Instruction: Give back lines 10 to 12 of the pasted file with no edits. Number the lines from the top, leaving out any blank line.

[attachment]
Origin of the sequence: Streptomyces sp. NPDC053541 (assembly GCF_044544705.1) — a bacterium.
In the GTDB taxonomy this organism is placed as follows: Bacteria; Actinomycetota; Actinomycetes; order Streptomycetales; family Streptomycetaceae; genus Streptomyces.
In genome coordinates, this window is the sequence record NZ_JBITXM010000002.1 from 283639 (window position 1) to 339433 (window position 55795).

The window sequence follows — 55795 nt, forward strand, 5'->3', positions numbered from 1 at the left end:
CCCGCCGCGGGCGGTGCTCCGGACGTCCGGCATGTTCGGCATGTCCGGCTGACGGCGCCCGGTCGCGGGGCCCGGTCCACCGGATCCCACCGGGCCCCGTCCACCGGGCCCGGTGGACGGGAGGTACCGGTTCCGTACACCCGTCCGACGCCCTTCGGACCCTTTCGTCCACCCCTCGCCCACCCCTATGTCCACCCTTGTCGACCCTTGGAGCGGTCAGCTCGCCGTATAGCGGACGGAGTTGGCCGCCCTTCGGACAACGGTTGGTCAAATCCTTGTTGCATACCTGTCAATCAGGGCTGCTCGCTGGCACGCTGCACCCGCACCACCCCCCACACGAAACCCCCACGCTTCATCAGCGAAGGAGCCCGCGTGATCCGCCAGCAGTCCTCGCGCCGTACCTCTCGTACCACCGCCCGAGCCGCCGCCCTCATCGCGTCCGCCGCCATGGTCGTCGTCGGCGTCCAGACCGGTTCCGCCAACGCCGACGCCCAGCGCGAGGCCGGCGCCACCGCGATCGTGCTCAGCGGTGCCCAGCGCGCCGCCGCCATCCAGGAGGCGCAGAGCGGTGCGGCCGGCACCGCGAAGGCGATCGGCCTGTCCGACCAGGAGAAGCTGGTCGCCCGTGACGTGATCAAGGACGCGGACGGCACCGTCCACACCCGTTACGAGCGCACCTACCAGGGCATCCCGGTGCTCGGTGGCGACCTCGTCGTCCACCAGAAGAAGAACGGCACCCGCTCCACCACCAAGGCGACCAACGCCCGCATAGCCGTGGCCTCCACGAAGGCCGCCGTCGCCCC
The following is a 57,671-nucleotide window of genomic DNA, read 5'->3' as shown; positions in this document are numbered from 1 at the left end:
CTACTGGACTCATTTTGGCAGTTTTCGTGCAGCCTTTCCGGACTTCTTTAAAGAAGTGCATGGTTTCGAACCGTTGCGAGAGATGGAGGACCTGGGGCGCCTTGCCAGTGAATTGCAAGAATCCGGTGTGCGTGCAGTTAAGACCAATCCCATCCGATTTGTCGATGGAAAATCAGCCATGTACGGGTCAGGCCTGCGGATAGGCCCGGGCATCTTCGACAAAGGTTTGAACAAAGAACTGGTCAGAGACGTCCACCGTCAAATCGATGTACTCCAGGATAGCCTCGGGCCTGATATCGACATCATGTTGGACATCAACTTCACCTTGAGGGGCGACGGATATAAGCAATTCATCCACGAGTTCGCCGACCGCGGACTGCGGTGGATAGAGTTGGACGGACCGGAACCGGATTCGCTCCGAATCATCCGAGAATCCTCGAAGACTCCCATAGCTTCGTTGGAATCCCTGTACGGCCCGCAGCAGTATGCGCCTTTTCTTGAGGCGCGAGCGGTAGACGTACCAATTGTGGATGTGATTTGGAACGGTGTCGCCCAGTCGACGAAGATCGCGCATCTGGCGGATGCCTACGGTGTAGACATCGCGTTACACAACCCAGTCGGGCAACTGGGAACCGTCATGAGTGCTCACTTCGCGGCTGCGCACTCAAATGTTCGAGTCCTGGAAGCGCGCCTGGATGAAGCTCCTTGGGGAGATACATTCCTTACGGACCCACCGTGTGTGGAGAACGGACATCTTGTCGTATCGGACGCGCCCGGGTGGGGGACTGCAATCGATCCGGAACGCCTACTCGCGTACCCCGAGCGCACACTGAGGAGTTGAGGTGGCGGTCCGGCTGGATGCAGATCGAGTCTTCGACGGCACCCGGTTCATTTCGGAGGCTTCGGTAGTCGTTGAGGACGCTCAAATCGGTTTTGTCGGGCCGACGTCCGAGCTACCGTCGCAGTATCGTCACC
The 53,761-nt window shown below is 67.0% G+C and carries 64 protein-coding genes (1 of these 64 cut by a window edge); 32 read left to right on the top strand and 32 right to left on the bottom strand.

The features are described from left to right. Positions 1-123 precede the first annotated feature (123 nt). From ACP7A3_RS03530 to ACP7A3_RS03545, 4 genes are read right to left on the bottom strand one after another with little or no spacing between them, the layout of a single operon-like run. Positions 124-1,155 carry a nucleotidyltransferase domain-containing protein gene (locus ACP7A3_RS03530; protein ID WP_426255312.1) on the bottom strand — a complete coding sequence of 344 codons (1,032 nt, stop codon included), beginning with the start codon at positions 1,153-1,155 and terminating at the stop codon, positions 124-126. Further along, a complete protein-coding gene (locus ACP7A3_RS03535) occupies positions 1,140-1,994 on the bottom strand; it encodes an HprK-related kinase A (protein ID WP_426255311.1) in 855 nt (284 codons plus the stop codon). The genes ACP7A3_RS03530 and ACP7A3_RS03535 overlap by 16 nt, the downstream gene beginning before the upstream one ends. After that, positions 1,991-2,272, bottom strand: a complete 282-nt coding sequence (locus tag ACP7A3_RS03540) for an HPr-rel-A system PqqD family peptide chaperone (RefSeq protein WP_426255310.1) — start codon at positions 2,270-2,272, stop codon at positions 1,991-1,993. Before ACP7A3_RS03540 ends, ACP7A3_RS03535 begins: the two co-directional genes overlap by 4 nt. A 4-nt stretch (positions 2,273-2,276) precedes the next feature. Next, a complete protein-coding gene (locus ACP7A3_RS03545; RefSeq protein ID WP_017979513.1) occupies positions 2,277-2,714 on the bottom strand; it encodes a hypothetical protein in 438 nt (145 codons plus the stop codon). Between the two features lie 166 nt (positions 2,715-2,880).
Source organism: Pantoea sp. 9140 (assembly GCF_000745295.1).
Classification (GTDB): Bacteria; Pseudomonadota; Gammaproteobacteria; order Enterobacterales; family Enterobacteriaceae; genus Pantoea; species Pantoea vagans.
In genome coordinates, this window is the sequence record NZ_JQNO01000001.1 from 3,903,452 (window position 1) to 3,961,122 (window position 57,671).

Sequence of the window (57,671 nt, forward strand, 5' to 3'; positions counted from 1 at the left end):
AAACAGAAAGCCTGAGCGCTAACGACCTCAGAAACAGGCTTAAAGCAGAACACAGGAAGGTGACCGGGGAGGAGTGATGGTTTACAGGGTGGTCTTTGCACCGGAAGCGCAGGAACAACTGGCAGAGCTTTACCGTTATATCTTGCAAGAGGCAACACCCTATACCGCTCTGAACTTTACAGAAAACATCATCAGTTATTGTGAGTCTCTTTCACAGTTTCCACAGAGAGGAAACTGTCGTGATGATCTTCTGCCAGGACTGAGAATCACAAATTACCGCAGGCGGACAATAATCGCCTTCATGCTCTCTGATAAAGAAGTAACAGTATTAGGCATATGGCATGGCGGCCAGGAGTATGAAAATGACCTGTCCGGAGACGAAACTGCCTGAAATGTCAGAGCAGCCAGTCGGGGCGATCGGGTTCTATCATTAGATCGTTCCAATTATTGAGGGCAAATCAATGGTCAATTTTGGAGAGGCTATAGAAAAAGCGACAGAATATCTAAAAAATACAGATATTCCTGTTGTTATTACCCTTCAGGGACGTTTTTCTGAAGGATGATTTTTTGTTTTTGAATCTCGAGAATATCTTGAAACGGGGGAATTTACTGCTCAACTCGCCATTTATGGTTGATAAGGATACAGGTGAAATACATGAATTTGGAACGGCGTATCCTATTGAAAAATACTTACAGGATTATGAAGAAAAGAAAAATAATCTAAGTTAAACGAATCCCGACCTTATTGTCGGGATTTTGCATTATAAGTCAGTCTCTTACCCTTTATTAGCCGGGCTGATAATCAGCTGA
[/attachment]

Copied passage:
Source organism: Pantoea sp. 9140 (assembly GCF_000745295.1).
Classification (GTDB): Bacteria; Pseudomonadota; Gammaproteobacteria; order Enterobacterales; family Enterobacteriaceae; genus Pantoea; species Pantoea vagans.
In genome coordinates, this window is the sequence record NZ_JQNO01000001.1 from 3,903,452 (window position 1) to 3,961,122 (window position 57,671).